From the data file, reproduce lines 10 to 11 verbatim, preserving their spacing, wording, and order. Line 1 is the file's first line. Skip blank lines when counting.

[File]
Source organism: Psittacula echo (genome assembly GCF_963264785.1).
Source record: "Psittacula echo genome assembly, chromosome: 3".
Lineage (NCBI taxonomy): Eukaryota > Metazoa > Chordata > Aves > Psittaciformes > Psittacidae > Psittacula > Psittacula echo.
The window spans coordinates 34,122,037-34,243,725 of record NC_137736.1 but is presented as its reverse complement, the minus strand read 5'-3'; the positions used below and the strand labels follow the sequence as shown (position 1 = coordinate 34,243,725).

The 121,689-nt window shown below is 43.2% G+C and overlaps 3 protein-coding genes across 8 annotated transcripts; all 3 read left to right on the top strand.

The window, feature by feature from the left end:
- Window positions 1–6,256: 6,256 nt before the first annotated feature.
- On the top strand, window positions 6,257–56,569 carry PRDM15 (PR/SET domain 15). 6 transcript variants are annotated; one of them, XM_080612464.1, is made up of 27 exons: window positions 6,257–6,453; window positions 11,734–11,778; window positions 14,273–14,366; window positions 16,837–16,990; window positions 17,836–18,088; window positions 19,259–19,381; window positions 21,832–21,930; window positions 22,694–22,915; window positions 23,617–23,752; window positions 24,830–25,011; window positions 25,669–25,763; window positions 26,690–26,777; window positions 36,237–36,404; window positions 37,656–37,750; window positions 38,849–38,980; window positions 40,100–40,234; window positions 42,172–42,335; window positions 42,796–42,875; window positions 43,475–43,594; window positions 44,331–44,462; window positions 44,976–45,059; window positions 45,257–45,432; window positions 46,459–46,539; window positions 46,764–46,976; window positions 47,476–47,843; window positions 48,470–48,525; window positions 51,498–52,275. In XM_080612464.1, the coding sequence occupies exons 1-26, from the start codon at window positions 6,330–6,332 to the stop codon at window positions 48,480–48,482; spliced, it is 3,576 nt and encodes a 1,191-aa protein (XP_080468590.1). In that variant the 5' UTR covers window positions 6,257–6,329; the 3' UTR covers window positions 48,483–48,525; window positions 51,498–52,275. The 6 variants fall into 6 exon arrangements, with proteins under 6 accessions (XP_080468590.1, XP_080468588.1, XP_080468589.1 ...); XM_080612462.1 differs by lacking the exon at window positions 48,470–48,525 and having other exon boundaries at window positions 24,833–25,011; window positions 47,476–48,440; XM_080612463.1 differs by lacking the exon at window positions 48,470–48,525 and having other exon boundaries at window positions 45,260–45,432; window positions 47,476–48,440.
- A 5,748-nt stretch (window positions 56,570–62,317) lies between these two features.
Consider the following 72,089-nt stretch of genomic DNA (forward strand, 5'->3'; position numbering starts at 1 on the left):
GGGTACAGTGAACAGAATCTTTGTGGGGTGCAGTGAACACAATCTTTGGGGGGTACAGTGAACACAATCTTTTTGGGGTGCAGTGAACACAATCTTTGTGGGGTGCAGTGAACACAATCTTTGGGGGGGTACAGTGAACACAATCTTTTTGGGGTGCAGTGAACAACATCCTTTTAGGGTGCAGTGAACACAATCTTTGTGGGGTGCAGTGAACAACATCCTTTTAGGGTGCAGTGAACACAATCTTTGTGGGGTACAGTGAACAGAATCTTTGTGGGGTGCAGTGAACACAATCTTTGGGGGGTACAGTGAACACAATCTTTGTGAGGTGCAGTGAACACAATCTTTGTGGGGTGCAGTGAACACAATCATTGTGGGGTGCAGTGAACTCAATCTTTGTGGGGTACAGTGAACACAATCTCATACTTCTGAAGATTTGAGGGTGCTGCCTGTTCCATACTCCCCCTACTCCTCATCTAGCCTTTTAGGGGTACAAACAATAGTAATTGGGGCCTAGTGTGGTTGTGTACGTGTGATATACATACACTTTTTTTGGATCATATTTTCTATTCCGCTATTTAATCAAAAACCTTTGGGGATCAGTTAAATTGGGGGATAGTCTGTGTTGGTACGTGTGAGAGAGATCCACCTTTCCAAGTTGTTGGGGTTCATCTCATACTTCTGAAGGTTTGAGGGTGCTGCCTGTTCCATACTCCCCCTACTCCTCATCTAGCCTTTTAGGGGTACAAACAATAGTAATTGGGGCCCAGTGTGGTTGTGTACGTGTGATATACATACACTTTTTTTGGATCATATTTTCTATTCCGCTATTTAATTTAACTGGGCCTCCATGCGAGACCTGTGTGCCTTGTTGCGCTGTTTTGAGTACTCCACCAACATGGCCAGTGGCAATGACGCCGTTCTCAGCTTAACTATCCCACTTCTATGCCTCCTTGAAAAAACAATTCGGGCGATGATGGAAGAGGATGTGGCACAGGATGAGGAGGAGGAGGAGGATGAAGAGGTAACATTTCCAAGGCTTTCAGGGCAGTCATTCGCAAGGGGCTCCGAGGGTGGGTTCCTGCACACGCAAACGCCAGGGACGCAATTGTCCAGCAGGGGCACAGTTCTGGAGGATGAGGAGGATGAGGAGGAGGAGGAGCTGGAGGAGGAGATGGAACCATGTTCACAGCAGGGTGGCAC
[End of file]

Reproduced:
Consider the following 72,089-nt stretch of genomic DNA (forward strand, 5'->3'; position numbering starts at 1 on the left):
GGGTACAGTGAACAGAATCTTTGTGGGGTGCAGTGAACACAATCTTTGGGGGGTACAGTGAACACAATCTTTTTGGGGTGCAGTGAACACAATCTTTGTGGGGTGCAGTGAACACAATCTTTGGGGGGGTACAGTGAACACAATCTTTTTGGGGTGCAGTGAACAACATCCTTTTAGGGTGCAGTGAACACAATCTTTGTGGGGTGCAGTGAACAACATCCTTTTAGGGTGCAGTGAACACAATCTTTGTGGGGTACAGTGAACAGAATCTTTGTGGGGTGCAGTGAACACAATCTTTGGGGGGTACAGTGAACACAATCTTTGTGAGGTGCAGTGAACACAATCTTTGTGGGGTGCAGTGAACACAATCATTGTGGGGTGCAGTGAACTCAATCTTTGTGGGGTACAGTGAACACAATCTCATACTTCTGAAGATTTGAGGGTGCTGCCTGTTCCATACTCCCCCTACTCCTCATCTAGCCTTTTAGGGGTACAAACAATAGTAATTGGGGCCTAGTGTGGTTGTGTACGTGTGATATACATACACTTTTTTTGGATCATATTTTCTATTCCGCTATTTAATCAAAAACCTTTGGGGATCAGTTAAATTGGGGGATAGTCTGTGTTGGTACGTGTGAGAGAGATCCACCTTTCCAAGTTGTTGGGGTTCATCTCATACTTCTGAAGGTTTGAGGGTGCTGCCTGTTCCATACTCCCCCTACTCCTCATCTAGCCTTTTAGGGGTACAAACAATAGTAATTGGGGCCCAGTGTGGTTGTGTACGTGTGATATACATACACTTTTTTTGGATCATATTTTCTATTCCGCTATTTAATTTAACTGGGCCTCCATGCGAGACCTGTGTGCCTTGTTGCGCTGTTTTGAGTACTCCACCAACATGGCCAGTGGCAATGACGCCGTTCTCAGCTTAACTATCCCACTTCTATGCCTCCTTGAAAAAACAATTCGGGCGATGATGGAAGAGGATGTGGCACAGGATGAGGAGGAGGAGGAGGATGAAGAGGTAACATTTCCAAGGCTTTCAGGGCAGTCATTCGCAAGGGGCTCCGAGGGTGGGTTCCTGCACACGCAAACGCCAGGGACGCAATTGTCCAGCAGGGGCACAGTTCTGGAGGATGAGGAGGATGAGGAGGAGGAGGAGCTGGAGGAGGAGATGGAACCATGTTCACAGCAGGGTGGCAC